Universidad de La Frontera, Chile
This paper aims to put into question one of the ways or states of domination endured by a significant portion of Mapuche people in the Araucanía region in Chile, in relation to disavowal, exclusion, stigmatization, and targeting their ways of life, which claim territoriality and autonomy as fundamentals of existence. This questioning aims to help understand and map our gaze on the meaning of “the colonial” in today’s contexts of violence and ethno-governmentality. We arrive to the conclusion that (deinstitutionalized) pedagogical practices by the State and other players having interest on ethnic conflict, concerning the folklorizing idea of an “intercultural subject”, contribute to delineating culturalist criteria for detecting and preventing terrorist threats in police procedures.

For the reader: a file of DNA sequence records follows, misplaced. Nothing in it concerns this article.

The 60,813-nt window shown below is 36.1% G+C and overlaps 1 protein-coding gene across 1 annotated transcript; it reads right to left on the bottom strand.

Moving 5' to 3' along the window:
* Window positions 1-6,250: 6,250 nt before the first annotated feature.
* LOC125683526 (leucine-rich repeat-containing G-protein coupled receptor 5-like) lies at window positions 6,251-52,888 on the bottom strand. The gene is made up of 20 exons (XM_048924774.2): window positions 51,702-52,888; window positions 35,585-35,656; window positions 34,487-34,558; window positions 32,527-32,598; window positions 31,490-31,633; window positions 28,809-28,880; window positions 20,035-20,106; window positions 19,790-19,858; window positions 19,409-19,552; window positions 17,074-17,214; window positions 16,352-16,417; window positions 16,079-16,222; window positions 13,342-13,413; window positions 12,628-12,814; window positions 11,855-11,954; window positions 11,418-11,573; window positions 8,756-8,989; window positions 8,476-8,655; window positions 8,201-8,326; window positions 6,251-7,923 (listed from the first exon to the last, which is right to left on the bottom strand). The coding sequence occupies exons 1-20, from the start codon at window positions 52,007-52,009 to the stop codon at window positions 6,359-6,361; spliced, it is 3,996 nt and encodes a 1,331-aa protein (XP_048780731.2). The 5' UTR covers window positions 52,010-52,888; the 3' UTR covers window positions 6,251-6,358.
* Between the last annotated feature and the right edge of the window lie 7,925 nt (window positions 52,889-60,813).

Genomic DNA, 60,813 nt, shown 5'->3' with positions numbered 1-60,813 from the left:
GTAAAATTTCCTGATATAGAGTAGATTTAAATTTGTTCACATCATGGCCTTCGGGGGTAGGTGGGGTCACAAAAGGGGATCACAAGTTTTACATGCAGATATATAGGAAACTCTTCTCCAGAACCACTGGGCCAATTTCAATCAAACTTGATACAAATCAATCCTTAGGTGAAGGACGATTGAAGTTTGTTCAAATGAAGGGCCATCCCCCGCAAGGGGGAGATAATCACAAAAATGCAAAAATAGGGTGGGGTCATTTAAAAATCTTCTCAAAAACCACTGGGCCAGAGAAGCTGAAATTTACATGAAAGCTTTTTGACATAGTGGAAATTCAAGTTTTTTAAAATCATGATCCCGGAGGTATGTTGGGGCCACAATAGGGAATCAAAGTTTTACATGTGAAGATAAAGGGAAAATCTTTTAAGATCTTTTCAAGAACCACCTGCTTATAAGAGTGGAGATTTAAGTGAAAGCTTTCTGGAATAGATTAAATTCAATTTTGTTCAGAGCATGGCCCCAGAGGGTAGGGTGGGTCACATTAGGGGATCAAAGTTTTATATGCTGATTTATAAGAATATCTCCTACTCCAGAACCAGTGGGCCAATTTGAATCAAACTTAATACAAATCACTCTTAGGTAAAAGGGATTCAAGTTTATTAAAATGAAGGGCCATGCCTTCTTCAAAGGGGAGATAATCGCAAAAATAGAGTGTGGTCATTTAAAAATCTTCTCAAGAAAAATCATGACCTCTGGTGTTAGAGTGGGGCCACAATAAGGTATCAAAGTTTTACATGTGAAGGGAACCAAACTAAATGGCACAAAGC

Keywords: intercultural subject, ethno-governmentality, terrorism, way-of-life analysis.